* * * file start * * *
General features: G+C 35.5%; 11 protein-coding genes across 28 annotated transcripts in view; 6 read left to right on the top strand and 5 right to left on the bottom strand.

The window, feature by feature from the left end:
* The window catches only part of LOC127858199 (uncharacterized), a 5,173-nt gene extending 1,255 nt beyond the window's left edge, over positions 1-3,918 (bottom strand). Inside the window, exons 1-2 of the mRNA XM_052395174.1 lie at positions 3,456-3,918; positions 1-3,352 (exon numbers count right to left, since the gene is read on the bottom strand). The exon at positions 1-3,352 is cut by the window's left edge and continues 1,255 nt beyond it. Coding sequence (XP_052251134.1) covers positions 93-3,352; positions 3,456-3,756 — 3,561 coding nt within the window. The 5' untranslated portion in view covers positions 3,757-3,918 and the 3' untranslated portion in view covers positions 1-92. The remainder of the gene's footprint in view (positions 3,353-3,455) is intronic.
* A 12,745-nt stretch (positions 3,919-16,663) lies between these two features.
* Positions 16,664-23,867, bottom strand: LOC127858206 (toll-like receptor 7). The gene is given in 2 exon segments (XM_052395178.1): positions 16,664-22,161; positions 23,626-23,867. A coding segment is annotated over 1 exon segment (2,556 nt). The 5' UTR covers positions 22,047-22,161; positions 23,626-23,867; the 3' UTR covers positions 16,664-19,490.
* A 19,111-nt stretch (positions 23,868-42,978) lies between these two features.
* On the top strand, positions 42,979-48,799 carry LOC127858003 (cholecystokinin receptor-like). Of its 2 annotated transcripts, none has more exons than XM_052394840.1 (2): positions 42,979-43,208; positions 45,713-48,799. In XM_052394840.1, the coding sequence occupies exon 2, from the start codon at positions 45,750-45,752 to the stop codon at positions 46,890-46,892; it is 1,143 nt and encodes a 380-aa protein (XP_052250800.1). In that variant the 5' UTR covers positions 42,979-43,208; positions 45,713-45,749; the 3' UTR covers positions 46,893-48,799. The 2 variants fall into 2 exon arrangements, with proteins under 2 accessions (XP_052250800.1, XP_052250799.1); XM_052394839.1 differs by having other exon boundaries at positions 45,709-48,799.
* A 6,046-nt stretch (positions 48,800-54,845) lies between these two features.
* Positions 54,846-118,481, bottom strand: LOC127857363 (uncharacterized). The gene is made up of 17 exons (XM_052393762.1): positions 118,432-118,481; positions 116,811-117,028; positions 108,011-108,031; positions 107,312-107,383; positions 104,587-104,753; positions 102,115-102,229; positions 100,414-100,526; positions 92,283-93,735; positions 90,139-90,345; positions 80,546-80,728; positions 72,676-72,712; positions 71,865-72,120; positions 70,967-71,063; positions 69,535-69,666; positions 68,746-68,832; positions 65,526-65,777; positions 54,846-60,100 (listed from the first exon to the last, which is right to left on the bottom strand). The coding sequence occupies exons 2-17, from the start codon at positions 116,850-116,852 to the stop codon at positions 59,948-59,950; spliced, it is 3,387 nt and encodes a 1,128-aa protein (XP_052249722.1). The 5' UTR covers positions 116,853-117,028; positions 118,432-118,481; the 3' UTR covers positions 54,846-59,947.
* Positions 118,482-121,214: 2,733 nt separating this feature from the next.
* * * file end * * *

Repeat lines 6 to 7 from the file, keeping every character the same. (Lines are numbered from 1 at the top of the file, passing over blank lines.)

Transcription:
* A 19,111-nt stretch (positions 23,868-42,978) lies between these two features.
* On the top strand, positions 42,979-48,799 carry LOC127858003 (cholecystokinin receptor-like). Of its 2 annotated transcripts, none has more exons than XM_052394840.1 (2): positions 42,979-43,208; positions 45,713-48,799. In XM_052394840.1, the coding sequence occupies exon 2, from the start codon at positions 45,750-45,752 to the stop codon at positions 46,890-46,892; it is 1,143 nt and encodes a 380-aa protein (XP_052250800.1). In that variant the 5' UTR covers positions 42,979-43,208; positions 45,713-45,749; the 3' UTR covers positions 46,893-48,799. The 2 variants fall into 2 exon arrangements, with proteins under 2 accessions (XP_052250800.1, XP_052250799.1); XM_052394839.1 differs by having other exon boundaries at positions 45,709-48,799.